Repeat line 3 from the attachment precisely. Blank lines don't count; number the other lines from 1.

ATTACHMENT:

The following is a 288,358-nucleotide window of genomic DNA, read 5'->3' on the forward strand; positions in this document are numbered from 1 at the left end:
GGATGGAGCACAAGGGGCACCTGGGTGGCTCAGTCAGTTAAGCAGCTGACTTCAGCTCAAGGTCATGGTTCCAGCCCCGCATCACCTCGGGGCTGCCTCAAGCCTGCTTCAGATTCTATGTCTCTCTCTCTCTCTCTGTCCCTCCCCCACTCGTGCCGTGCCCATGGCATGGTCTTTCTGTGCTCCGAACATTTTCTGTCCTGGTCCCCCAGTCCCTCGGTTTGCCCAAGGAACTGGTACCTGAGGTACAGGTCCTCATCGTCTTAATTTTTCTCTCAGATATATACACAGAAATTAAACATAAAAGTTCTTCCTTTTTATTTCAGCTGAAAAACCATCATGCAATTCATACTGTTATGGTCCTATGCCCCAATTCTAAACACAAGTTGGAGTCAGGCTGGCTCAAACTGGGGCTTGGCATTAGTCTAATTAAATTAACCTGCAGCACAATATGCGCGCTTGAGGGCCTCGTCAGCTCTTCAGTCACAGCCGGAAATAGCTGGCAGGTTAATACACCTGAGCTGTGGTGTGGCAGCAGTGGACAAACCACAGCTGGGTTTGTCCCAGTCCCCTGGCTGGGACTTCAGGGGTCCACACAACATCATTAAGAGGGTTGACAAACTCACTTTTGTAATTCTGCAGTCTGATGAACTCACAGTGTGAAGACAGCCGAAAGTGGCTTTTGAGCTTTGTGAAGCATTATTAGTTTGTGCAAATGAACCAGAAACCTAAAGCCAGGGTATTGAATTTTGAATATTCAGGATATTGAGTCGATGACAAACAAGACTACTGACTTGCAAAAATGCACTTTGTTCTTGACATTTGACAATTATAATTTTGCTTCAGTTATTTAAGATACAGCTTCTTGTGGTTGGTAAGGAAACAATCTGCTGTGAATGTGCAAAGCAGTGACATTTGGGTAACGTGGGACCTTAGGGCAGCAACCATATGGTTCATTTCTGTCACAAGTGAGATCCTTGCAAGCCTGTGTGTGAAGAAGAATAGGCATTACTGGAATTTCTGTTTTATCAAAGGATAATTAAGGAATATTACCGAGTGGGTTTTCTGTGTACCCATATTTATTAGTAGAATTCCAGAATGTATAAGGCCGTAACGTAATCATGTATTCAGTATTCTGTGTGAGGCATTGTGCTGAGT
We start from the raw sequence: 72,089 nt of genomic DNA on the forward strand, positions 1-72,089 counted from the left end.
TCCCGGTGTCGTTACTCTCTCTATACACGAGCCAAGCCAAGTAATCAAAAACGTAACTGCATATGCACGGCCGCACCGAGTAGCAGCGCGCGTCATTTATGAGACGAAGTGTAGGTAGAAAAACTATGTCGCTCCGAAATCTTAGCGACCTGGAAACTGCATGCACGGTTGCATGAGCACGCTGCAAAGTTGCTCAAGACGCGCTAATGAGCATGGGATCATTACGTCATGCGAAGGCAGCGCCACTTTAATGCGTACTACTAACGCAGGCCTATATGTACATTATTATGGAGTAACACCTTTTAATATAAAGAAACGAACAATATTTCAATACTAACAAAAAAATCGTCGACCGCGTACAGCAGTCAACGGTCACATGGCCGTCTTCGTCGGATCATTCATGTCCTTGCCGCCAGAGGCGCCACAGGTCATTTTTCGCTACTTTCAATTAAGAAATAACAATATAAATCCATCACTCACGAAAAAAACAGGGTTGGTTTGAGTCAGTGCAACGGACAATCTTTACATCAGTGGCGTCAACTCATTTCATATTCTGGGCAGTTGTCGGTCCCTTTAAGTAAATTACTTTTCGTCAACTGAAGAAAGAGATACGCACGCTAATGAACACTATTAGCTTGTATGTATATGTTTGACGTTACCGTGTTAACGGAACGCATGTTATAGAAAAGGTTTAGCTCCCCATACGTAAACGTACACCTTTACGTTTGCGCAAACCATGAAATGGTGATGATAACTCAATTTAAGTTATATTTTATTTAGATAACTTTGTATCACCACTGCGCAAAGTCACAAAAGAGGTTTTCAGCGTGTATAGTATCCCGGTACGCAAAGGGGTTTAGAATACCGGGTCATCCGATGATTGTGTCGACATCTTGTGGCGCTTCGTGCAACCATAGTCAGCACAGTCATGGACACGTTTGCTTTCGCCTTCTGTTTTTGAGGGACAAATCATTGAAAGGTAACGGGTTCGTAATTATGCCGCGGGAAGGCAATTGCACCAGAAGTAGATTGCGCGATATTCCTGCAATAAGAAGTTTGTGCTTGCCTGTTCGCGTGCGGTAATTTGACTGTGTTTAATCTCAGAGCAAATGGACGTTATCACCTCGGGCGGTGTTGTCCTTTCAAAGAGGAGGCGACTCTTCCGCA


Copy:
We start from the raw sequence: 72,089 nt of genomic DNA on the forward strand, positions 1-72,089 counted from the left end.